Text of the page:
Dear Alice,

What foods contain folic acid?

— The Bee

Dear The Bee,

Great question. There are a number of tasty choices for foods rich in folic acid. First, let's look at why it may be important to pay attention to folic acid intake.

Folic acid, also known as folate or folacin, is an important B vitamin that significantly lowers the risk of serious birth defects of the brain and spinal cord. Folic acid is important in the synthesis of DNA, which controls cell function and heredity as well as tissue growth. In addition, folate acts with vitamin B-12 to produce red blood cells. Preliminary studies also suggest that folacin may be helpful in preventing cervical cancer.

Most people get an adequate amount of folic acid from the foods they eat. Pregnant women, people taking certain medications, and alcoholic individuals may be at higher risk for folate deficiency. Women of childbearing age (approximately fifteen to forty-five years) are recommended to include 400 micrograms of folic acid in their diets, particularly important before and during pregnancy to prevent birth defects.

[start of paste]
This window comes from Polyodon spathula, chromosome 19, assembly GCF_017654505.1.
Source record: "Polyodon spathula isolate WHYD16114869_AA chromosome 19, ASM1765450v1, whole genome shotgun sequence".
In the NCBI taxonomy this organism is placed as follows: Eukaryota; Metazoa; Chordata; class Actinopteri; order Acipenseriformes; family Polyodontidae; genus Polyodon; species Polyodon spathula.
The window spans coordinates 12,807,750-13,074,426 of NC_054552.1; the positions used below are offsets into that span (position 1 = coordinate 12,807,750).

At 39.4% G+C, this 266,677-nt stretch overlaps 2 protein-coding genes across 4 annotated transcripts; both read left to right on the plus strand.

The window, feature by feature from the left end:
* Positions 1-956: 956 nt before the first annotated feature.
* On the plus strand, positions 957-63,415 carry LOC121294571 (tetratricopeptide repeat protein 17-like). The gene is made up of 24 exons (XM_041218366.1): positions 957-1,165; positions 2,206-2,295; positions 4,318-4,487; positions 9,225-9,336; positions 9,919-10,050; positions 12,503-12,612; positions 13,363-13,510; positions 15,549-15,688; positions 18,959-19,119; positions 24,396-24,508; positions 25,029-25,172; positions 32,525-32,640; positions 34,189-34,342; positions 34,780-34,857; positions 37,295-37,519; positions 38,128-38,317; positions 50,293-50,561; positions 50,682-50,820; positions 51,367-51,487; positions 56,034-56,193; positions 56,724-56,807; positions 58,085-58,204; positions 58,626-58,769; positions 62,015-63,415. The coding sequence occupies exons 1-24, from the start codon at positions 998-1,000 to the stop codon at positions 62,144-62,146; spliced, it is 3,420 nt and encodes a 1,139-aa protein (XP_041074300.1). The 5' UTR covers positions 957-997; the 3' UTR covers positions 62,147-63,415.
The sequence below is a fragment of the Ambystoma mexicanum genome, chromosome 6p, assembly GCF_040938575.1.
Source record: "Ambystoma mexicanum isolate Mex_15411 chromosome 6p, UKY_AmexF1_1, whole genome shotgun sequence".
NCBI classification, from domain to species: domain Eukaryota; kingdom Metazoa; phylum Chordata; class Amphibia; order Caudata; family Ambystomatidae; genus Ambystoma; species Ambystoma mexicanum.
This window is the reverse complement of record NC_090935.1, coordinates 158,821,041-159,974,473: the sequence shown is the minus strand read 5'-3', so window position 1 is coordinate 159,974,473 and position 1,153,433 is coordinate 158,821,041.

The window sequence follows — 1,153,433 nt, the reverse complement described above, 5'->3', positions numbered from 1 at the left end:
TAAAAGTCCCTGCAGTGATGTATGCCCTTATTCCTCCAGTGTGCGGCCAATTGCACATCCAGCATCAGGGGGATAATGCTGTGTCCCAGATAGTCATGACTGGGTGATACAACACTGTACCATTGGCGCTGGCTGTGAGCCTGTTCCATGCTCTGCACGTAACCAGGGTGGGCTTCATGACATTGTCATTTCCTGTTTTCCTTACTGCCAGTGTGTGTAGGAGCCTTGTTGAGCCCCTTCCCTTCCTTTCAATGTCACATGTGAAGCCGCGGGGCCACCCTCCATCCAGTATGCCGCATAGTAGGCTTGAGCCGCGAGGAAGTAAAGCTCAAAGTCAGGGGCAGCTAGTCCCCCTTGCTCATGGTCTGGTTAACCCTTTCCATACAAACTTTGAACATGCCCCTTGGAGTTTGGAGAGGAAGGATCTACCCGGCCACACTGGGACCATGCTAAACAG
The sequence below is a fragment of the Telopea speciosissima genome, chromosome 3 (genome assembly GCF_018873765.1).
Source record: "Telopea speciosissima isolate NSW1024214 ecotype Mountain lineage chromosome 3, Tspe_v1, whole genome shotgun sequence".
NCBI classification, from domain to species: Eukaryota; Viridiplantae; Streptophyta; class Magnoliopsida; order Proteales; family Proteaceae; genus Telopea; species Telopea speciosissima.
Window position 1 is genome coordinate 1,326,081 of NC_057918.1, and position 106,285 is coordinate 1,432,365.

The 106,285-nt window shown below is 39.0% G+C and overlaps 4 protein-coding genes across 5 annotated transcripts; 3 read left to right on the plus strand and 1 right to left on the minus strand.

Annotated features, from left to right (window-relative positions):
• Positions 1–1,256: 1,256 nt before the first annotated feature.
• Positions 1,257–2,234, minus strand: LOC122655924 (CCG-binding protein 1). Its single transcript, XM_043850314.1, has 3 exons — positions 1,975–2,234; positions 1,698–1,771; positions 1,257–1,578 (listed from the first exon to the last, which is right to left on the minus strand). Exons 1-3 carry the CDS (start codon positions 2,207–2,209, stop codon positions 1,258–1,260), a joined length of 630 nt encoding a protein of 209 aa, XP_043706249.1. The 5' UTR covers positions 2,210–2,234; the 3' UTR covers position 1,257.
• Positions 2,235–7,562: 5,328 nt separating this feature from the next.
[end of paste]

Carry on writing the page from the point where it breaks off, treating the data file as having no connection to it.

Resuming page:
The U.S. Recommended Dietary Allowance (RDA) for folate is 180 to 200 micrograms (mcg). Rich dietary sources of folate are recommended over supplements. They include:

  • Dark green, leafy vegetables
  • Whole wheat bread
  • Lightly cooked beans and peas
  • Nuts and seeds
  • Sprouts
  • Oranges and grapefruits
  • Liver and other organ meats
  • Poultry
  • Fortified breakfast cereals and enriched grain products

One cup (8oz) of orange juice provides half the RDA for folate, underscoring how easy a nutrient it is to consume. Keep in mind that processing food destroys 50 percent to 90 percent of the folate, as it is very susceptible to heat. It is really important to eat raw foods and lightly cooked vegetables as they retain their nutrient value the best when cooked minimally in water — through steaming, stir-frying, or microwaving. Because folic acid is so important during pregnancy, some pregnant women take a multivitamin or supplement with folic acid. However, taking too much folic acid could mask a vitamin B-12 deficiency, which could be dangerous, meaning that pregnant women should discuss their diet, whether they need folic acid supplementation, and the best potential sources of folic acid for their situation with a health care provider.

Hope this helps you fill your plate with folate!


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